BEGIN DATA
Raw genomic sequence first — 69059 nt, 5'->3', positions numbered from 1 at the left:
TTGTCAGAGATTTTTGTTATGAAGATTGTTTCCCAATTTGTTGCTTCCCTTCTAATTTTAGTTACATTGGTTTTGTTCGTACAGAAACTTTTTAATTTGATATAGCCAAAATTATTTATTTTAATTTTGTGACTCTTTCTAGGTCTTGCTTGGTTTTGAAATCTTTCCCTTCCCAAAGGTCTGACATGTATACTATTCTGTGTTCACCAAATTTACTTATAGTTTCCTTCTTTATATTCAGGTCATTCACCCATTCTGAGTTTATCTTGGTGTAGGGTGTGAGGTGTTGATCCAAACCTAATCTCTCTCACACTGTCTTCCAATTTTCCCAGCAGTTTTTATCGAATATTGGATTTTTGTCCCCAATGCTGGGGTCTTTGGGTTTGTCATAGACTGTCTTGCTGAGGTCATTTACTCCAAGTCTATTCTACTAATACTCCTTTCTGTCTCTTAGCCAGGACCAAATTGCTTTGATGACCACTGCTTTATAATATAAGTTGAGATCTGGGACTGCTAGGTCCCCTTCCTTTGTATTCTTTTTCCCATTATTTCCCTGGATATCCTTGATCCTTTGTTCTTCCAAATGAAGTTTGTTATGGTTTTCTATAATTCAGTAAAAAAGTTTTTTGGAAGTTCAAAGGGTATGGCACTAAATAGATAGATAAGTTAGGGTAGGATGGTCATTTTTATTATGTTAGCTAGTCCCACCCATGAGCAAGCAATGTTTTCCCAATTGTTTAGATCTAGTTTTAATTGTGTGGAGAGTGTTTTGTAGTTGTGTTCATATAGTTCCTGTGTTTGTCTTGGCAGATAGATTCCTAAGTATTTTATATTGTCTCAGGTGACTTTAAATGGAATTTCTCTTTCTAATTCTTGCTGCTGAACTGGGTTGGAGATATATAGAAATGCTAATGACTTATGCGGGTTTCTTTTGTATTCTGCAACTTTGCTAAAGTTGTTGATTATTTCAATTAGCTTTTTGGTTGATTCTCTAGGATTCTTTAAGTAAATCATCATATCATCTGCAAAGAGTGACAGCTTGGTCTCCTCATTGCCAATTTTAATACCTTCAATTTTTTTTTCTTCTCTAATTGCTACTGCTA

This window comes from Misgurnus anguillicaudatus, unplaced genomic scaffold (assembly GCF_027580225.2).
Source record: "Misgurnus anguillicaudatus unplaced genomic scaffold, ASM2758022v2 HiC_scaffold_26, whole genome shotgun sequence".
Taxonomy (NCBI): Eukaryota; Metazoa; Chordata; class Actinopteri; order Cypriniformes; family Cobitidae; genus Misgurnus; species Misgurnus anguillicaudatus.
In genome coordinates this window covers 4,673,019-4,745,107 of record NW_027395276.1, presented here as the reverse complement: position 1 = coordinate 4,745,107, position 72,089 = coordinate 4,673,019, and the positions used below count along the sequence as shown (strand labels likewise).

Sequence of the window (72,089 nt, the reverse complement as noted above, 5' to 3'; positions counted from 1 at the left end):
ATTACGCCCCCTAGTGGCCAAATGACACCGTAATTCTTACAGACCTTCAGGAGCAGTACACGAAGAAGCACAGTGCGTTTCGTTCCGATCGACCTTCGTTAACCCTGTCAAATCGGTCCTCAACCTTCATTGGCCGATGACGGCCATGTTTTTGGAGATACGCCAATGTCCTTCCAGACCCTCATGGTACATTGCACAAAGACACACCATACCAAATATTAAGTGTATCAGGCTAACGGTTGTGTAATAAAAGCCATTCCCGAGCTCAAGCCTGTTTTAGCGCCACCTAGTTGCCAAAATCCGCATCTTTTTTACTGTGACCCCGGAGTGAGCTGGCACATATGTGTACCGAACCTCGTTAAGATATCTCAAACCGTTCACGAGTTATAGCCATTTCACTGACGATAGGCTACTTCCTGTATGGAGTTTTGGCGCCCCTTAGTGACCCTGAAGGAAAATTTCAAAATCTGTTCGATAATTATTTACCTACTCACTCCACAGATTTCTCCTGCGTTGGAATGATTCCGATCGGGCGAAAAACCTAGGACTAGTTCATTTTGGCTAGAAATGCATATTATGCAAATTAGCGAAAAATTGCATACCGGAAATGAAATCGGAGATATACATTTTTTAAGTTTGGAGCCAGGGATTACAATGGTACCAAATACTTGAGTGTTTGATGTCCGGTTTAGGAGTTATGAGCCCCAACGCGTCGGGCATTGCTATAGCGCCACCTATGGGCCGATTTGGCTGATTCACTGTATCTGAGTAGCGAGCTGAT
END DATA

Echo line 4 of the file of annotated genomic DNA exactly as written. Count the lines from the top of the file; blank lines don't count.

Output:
Source record: "Misgurnus anguillicaudatus unplaced genomic scaffold, ASM2758022v2 HiC_scaffold_26, whole genome shotgun sequence".